Twitter is Not a Social Network is a really thought provoking riff by Gideon Rosenblatt it also has links to some interesting data analysis of twitter. I agree with the basic trust of the post and it has triggered some clarity about the nature of designing advocacy networks online and offline. I have riffed before on the concept that advocacy networks are not social networks (people that worked on climate change do not want to socialize with each other and may even hate each other.) But this post brings that distinction into event more clarity.
My big take away lies hidden in the way Gideon focus on the differece between networks of people (facebook) and networks that use people to achieve specific ends.
You could call eBay a social network and you wouldn’t be wrong. eBay does connect people; people who want to sell stuff with people who want to buy stuff. What’s interesting about eBay though – what defines it, really – is how those connections are used. What flows through the eBay network are bids, transactions … and products. That’s because it’s an online marketplace; an online marketplace that rests on top of a network of people.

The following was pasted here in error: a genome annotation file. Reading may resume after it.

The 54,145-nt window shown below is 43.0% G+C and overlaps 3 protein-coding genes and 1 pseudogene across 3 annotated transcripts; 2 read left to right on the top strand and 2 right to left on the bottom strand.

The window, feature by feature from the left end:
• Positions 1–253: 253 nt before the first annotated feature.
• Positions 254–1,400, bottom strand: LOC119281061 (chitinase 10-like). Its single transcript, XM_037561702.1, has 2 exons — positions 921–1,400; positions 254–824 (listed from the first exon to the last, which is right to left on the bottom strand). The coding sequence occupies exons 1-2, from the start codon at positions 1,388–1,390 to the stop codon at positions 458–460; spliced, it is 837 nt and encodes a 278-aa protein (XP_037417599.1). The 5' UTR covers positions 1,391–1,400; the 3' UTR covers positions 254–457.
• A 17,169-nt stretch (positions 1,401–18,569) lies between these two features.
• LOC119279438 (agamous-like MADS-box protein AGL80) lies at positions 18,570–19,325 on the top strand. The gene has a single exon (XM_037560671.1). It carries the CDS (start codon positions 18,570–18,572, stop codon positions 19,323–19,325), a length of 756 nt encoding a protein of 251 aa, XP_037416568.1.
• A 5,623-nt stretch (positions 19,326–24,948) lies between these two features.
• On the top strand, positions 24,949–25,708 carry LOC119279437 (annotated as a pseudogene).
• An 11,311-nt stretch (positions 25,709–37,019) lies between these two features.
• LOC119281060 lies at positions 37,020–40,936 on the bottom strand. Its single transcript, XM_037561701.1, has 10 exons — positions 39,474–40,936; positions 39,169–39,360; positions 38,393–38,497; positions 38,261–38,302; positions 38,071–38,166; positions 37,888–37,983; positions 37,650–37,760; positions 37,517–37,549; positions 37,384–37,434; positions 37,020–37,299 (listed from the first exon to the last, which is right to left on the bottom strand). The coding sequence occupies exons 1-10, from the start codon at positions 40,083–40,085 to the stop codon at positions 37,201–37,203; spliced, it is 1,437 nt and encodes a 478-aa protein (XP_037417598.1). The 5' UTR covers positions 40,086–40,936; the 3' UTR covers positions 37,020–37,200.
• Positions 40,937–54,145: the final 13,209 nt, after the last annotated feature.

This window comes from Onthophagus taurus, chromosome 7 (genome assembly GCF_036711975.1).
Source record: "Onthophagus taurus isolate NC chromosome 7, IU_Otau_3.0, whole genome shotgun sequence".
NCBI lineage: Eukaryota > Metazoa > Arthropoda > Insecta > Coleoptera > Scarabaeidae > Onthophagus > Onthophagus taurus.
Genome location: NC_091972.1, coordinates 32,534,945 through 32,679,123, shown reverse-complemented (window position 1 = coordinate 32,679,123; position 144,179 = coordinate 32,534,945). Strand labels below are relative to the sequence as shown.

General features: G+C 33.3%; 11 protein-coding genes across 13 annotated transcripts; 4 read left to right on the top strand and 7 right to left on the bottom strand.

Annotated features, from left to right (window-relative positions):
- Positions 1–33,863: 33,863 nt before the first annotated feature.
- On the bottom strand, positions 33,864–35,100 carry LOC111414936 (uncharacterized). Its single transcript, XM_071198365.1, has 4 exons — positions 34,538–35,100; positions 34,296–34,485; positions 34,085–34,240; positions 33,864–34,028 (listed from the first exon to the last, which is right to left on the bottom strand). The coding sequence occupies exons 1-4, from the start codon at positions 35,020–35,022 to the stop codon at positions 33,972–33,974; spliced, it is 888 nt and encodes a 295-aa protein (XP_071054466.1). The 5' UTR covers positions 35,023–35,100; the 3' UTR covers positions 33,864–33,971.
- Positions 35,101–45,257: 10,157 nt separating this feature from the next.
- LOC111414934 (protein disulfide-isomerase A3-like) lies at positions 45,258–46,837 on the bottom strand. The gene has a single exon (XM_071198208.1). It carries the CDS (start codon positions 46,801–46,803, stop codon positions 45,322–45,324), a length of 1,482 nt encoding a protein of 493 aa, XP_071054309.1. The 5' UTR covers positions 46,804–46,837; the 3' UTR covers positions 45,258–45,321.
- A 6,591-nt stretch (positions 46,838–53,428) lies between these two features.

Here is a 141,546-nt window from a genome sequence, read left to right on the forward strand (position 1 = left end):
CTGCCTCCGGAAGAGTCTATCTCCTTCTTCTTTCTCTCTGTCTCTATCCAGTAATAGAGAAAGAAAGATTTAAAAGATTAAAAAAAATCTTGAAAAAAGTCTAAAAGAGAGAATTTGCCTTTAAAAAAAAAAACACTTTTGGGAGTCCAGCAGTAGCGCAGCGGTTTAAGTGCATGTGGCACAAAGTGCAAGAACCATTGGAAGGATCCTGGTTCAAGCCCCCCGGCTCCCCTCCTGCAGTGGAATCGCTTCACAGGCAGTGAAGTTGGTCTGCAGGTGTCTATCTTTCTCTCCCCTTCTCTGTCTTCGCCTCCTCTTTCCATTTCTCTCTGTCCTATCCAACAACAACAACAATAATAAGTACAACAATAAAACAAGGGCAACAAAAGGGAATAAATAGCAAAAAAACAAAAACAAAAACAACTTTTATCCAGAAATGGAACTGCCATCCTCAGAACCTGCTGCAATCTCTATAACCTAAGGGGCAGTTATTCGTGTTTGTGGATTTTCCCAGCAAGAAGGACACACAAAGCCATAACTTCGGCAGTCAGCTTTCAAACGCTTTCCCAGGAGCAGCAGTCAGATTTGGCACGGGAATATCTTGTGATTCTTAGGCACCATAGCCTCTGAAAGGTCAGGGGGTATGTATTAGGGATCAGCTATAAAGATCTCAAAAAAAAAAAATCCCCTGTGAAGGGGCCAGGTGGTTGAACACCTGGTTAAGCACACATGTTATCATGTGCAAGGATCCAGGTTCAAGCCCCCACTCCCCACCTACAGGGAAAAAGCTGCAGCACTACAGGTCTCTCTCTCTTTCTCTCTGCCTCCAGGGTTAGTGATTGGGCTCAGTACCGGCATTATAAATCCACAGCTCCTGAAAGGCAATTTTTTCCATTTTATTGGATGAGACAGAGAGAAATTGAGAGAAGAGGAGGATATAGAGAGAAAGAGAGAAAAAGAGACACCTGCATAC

How about Amazon? One of Amazon’s most valuable assets is its user-contributed product reviews, which are essentially just Amazon connecting people who know something about a product with people who want to know something about a product. Clearly, that’s not all Amazon does, but connecting people is a really important part of what they do. So, is Amazon a social network? Well, yes, you could call it that, but that would be confusing ends with means. While less obvious than eBay, Amazon’s marketplace also rests on a network of people.
This approach line of thinking triggers two responses that are consistent with how I understand networks and yet are really contradictory. (oh well)
Good Networks are flexible: Once networks are built (as they are components of infrastucture) the networks will be LEVERAGED IN NEW AND DIFFERENT WAYS . Sewage networks to run fiber optic cable, cable to run internet, power grid to run data, work networks for dating, dating networks for business, etc. etc. I think all smart network designers really try to figure out how to manage that.